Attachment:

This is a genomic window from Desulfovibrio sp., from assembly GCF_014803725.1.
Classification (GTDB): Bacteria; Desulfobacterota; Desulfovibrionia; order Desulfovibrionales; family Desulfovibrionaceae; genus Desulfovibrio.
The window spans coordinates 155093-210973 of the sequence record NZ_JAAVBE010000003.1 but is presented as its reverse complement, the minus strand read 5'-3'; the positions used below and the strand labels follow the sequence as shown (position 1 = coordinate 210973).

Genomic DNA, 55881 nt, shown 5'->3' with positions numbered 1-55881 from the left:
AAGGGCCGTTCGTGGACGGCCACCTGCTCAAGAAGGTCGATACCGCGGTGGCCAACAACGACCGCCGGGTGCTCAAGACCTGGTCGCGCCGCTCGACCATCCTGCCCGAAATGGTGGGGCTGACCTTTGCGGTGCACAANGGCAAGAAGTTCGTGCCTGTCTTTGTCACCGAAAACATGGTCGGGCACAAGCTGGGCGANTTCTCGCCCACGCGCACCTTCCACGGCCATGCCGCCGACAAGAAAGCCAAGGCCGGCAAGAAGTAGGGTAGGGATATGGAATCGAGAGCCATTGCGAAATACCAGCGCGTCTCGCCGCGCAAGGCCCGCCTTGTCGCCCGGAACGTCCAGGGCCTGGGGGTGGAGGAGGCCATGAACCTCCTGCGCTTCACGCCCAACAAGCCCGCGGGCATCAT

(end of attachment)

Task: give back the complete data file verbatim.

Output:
This is a genomic window from Desulfovibrio sp., from assembly GCF_014803725.1.
Classification (GTDB): Bacteria; Desulfobacterota; Desulfovibrionia; order Desulfovibrionales; family Desulfovibrionaceae; genus Desulfovibrio.
The window spans coordinates 155093-210973 of the sequence record NZ_JAAVBE010000003.1 but is presented as its reverse complement, the minus strand read 5'-3'; the positions used below and the strand labels follow the sequence as shown (position 1 = coordinate 210973).

Genomic DNA, 55881 nt, shown 5'->3' with positions numbered 1-55881 from the left:
AAGGGCCGTTCGTGGACGGCCACCTGCTCAAGAAGGTCGATACCGCGGTGGCCAACAACGACCGCCGGGTGCTCAAGACCTGGTCGCGCCGCTCGACCATCCTGCCCGAAATGGTGGGGCTGACCTTTGCGGTGCACAANGGCAAGAAGTTCGTGCCTGTCTTTGTCACCGAAAACATGGTCGGGCACAAGCTGGGCGANTTCTCGCCCACGCGCACCTTCCACGGCCATGCCGCCGACAAGAAAGCCAAGGCCGGCAAGAAGTAGGGTAGGGATATGGAATCGAGAGCCATTGCGAAATACCAGCGCGTCTCGCCGCGCAAGGCCCGCCTTGTCGCCCGGAACGTCCAGGGCCTGGGGGTGGAGGAGGCCATGAACCTCCTGCGCTTCACGCCCAACAAGCCCGCGGGCATCAT